Ford has big goals for software sales to small business truck fleets

DETROIT — HomeTown Services, a heating and cooling repair company in Tulsa, Oklahoma, is getting ready to install driver monitoring cameras in some of its trucks, and already uses streamed data to remind drivers not to sit too long in idle vehicles, wasting gasoline.

“People will sit in a vehicle for an hour or two,” said Del Underwood, vice president for purchasing and fleets for the company. Now, technicians get a text message instructing them to either turn off their trucks or move to the next assignment.

That may annoy some employees, but it is good news for Ford Motor Co’s commercial vehicle unit, Ford Pro, which has placed a big bet on software-related services. Ford Pro hopes selling connected-vehicle services such as driver monitoring systems to small and medium sized fleet operators will help generate as much as $1.8 billion in annual profit within two years.

Ford CEO Jim Farley has urged investors to think of Ford Pro’s bundle of software and vehicle sales, not Tesla, as the “future of the automotive industry.”

Companies including Geotab and units of Verizon dominate the market for telematics services provided to large vehicle fleets, said Mike Ramsey, vice president at technology consultancy Gartner.

But Ford “can get all the guys buying Ford Transits for their plumbing business,” Ramsey said.

Small and medium-sized business fleets in North America and Europe constitute a large enough market that Farley has told investors Ford Pro could earn 20% of its pre-tax profit from selling software and services within two years.

Farley has forecast Ford Pro pre-tax profits at $8 billion to $9 billion this year. He has promised investors Pro can earn fatter margins than its consumer businesses, partly due to services and maintenance business driven by telematics connections to vehicles and data.

In 2023, Ford Pro had 500,000 paid subscriptions for software services. “It’s up 46% and the margins are over 50%,” Farley told analysts in January. He said 12% of vehicles Ford Pro sells have software subscriptions attached and he wants to triple that.

Ford Pro Chief Ted Cannis told investors last May that software subscriptions could bring in $2,000 a vehicle in revenue per year, and by adding on services such as insurance, Ford could boost that revenue per vehicle to $4,000 to $5,000.

Ford uses telematics connections to prompt commercial vehicle owners to get parts replaced before they break. Boosting the rate of service subscriptions by one percentage point can “add about $30 million of incremental EBIT to the business,” Ford Pro Chief Financial Officer Navin Kumar said last month.

Ford is also selling data from its vehicles to large fleets that subscribe to rival telematics services.


While Farley sees big dollars, investors so far have not boosted Ford’s share valuation to anywhere near Tesla’s level. The Silicon Valley electric vehicle company is worth more than 10 times Ford’s market capitalization.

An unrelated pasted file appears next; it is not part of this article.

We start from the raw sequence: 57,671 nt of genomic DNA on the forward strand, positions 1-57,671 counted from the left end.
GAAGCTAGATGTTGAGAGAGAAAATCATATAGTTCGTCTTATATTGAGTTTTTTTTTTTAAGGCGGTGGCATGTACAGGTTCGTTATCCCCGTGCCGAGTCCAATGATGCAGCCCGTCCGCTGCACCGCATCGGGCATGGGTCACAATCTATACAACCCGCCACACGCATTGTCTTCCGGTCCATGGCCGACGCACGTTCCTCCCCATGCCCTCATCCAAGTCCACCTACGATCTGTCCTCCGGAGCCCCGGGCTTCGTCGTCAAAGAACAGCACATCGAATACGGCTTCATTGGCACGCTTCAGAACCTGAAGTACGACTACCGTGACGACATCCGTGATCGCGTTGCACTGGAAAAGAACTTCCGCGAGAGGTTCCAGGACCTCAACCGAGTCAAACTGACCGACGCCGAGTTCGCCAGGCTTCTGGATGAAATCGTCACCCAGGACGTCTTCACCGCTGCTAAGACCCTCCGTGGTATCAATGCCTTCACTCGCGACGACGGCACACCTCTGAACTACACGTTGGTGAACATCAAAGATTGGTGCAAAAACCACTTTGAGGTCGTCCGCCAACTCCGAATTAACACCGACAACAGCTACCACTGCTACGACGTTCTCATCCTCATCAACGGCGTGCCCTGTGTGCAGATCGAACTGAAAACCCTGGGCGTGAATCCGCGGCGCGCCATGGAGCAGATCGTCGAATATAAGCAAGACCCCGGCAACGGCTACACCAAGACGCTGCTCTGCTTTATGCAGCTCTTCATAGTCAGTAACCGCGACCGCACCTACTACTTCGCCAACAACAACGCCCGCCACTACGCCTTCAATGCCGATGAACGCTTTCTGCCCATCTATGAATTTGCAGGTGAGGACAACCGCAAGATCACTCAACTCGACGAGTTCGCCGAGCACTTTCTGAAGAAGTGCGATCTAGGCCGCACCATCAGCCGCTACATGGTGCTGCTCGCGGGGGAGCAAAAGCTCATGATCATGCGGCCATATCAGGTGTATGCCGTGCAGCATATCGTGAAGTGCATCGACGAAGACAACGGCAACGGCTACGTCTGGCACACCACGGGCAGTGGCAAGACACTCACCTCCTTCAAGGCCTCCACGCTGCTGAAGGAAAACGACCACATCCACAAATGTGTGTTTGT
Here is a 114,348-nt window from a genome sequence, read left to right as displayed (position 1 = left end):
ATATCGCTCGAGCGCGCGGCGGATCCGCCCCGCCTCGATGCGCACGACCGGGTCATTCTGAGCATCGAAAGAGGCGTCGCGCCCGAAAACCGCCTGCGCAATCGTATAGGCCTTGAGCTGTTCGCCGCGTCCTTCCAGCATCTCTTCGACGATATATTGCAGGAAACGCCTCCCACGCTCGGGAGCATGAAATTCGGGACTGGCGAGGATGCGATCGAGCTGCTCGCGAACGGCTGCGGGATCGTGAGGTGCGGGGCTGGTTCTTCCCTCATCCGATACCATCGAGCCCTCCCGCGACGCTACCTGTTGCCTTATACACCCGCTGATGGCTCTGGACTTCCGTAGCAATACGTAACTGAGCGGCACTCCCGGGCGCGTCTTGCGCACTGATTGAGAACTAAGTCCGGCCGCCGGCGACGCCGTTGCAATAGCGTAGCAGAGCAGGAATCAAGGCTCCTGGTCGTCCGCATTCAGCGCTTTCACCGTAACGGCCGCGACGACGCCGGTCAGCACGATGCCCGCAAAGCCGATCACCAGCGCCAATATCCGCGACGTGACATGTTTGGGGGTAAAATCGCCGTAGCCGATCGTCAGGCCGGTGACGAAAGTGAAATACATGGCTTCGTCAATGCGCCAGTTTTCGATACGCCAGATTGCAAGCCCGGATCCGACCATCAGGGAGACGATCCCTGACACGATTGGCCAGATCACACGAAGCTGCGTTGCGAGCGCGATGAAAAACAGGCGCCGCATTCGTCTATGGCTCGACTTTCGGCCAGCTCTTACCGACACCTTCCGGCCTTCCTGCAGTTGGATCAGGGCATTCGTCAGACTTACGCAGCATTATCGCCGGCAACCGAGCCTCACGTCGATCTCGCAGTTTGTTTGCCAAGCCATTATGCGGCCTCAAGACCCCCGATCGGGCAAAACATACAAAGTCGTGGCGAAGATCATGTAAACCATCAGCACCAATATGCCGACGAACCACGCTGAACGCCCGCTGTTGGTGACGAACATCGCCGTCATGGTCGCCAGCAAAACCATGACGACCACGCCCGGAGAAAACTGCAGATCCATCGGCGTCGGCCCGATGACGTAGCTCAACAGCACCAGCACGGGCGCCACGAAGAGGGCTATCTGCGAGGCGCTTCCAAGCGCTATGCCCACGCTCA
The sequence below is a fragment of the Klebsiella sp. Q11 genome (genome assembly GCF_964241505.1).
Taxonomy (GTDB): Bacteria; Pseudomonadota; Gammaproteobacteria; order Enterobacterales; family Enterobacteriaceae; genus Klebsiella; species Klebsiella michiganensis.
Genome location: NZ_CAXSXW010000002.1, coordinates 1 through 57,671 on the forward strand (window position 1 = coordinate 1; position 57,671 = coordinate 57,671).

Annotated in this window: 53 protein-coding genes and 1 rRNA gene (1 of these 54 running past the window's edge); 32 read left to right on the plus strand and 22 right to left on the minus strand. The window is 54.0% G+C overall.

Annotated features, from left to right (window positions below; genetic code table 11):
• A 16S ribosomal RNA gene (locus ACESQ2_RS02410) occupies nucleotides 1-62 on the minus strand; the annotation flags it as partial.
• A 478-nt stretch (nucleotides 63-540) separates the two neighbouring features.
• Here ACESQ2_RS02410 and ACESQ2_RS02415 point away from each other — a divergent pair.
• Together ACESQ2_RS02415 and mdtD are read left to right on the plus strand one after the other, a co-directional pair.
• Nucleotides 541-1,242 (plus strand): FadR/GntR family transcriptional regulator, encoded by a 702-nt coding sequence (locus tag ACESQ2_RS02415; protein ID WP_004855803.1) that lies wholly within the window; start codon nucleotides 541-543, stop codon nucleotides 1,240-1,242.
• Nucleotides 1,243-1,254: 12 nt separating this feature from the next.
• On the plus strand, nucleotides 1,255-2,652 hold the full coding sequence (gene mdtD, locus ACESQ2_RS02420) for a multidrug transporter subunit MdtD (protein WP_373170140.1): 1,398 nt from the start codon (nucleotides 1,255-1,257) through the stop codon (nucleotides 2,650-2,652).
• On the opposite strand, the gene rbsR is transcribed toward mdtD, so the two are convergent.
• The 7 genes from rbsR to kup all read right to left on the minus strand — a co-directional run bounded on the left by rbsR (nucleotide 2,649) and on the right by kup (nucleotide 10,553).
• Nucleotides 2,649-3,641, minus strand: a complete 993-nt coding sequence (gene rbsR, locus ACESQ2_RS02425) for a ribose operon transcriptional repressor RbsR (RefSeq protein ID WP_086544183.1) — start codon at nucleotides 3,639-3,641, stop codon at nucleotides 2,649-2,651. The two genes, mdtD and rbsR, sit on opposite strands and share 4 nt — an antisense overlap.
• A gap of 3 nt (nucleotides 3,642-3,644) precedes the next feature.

Morgan Stanley analyst Adam Jonas has called Ford Pro “Ford’s ‘Ferrari.'” But he also asked “How long can Ford Pro fund losses in the vertically integrated EV strategy?”

In 2023, Ford Pro earned $7.2 billion in pre-tax profits and had a 12.4% pre-tax profit margin. By comparison, Ford’s overall pre-tax profit margin was just 5.9%, reflecting the cost of United Auto Workers strikes at key U.S. factories and a $4.7 billion pre-tax loss on electric-vehicle operations.

Ford Pro’s above-average profit margins have prompted rivals to counter.

Stellantis last year grouped its commercial vehicle operations under a new name: Stellantis Pro One. Beyond emulating Ford’s use of the word “Pro,” Stellantis said it aims to generate 5 billion euros annually from sales of connected services.

General Motors last year reorganized its North American commercial vehicle business to sharpen competition with Ford Pro.

Another challenge for Ford Pro will be to make paid subscribers out of customers who currently get software and telematics services for free.

Fize Electrique, an electrical contractor in Quebec, is using Ford Pro software during a one-year free trial to monitor 12 Ford EVs it purchased for battery charge levels. That is crucial because EV batteries lose driving range faster in Quebec’s cold winter weather.

“When we got the first E-Transits, I was watching the numbers all the time,” said Alain Fiset, who oversees the company’s fleet. Data pulled from the vehicles “helped us understand what’s the state of the battery.”

That in turn convinced Fize to accelerate the move to an all-electric fleet, taking advantage of Quebec’s relatively stable power rates.

Ford Pro is experimenting with new ideas for software services, and not all the projects work out, Dave Prusinski, chief revenue officer for Ford Pro’s software operations, said in an interview.

In 2021, Ford and business software company Salesforce announced plans to develop a subscription software service called VIIZR that would automate work orders for contractors. But that project has been wound down, Prusinski said.

“Realistically it was not our core,” he said. “There were some great solutions on the market. We were seeing traction, we couldn’t catch up fast enough.”

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